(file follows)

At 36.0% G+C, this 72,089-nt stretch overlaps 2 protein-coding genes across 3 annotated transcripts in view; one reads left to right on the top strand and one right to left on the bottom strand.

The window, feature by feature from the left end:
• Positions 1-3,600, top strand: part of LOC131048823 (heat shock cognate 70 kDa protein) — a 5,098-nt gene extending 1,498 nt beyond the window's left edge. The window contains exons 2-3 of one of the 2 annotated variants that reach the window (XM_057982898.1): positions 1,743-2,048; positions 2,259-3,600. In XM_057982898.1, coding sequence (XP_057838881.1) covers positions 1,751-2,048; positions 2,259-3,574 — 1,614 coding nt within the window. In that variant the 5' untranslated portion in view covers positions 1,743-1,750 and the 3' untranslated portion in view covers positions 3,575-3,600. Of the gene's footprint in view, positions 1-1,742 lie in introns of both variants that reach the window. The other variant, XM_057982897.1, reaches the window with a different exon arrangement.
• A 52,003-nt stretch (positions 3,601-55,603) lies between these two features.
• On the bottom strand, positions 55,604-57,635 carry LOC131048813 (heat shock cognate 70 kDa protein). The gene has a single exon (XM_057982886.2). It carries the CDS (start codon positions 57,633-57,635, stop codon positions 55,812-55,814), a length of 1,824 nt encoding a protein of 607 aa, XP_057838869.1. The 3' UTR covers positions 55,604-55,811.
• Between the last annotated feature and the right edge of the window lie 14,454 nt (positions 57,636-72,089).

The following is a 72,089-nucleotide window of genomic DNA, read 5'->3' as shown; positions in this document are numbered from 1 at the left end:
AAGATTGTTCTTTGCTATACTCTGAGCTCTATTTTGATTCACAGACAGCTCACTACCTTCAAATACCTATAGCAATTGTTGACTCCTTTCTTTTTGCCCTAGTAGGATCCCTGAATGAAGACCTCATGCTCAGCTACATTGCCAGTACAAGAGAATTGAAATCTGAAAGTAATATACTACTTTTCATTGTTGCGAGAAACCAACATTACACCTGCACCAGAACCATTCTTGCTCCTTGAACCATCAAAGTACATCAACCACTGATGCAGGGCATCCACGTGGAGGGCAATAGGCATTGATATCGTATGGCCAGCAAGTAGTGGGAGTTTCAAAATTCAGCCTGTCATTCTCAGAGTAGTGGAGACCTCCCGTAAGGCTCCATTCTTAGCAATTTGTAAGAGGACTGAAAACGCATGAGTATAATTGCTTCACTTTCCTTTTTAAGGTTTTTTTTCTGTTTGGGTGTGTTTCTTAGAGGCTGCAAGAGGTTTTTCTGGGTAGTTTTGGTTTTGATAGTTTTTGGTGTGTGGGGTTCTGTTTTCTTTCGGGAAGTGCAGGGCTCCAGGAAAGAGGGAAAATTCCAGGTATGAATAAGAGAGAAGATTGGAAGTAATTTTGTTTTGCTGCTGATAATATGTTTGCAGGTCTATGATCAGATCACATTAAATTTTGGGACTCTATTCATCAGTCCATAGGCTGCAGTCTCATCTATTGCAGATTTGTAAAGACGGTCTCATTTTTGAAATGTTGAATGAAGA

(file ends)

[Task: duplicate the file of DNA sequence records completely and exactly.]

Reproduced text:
At 36.0% G+C, this 72,089-nt stretch overlaps 2 protein-coding genes across 3 annotated transcripts in view; one reads left to right on the top strand and one right to left on the bottom strand.

The window, feature by feature from the left end:
• Positions 1-3,600, top strand: part of LOC131048823 (heat shock cognate 70 kDa protein) — a 5,098-nt gene extending 1,498 nt beyond the window's left edge. The window contains exons 2-3 of one of the 2 annotated variants that reach the window (XM_057982898.1): positions 1,743-2,048; positions 2,259-3,600. In XM_057982898.1, coding sequence (XP_057838881.1) covers positions 1,751-2,048; positions 2,259-3,574 — 1,614 coding nt within the window. In that variant the 5' untranslated portion in view covers positions 1,743-1,750 and the 3' untranslated portion in view covers positions 3,575-3,600. Of the gene's footprint in view, positions 1-1,742 lie in introns of both variants that reach the window. The other variant, XM_057982897.1, reaches the window with a different exon arrangement.
• A 52,003-nt stretch (positions 3,601-55,603) lies between these two features.
• On the bottom strand, positions 55,604-57,635 carry LOC131048813 (heat shock cognate 70 kDa protein). The gene has a single exon (XM_057982886.2). It carries the CDS (start codon positions 57,633-57,635, stop codon positions 55,812-55,814), a length of 1,824 nt encoding a protein of 607 aa, XP_057838869.1. The 3' UTR covers positions 55,604-55,811.
• Between the last annotated feature and the right edge of the window lie 14,454 nt (positions 57,636-72,089).

The following is a 72,089-nucleotide window of genomic DNA, read 5'->3' as shown; positions in this document are numbered from 1 at the left end:
AAGATTGTTCTTTGCTATACTCTGAGCTCTATTTTGATTCACAGACAGCTCACTACCTTCAAATACCTATAGCAATTGTTGACTCCTTTCTTTTTGCCCTAGTAGGATCCCTGAATGAAGACCTCATGCTCAGCTACATTGCCAGTACAAGAGAATTGAAATCTGAAAGTAATATACTACTTTTCATTGTTGCGAGAAACCAACATTACACCTGCACCAGAACCATTCTTGCTCCTTGAACCATCAAAGTACATCAACCACTGATGCAGGGCATCCACGTGGAGGGCAATAGGCATTGATATCGTATGGCCAGCAAGTAGTGGGAGTTTCAAAATTCAGCCTGTCATTCTCAGAGTAGTGGAGACCTCCCGTAAGGCTCCATTCTTAGCAATTTGTAAGAGGACTGAAAACGCATGAGTATAATTGCTTCACTTTCCTTTTTAAGGTTTTTTTTCTGTTTGGGTGTGTTTCTTAGAGGCTGCAAGAGGTTTTTCTGGGTAGTTTTGGTTTTGATAGTTTTTGGTGTGTGGGGTTCTGTTTTCTTTCGGGAAGTGCAGGGCTCCAGGAAAGAGGGAAAATTCCAGGTATGAATAAGAGAGAAGATTGGAAGTAATTTTGTTTTGCTGCTGATAATATGTTTGCAGGTCTATGATCAGATCACATTAAATTTTGGGACTCTATTCATCAGTCCATAGGCTGCAGTCTCATCTATTGCAGATTTGTAAAGACGGTCTCATTTTTGAAATGTTGAATGAAGA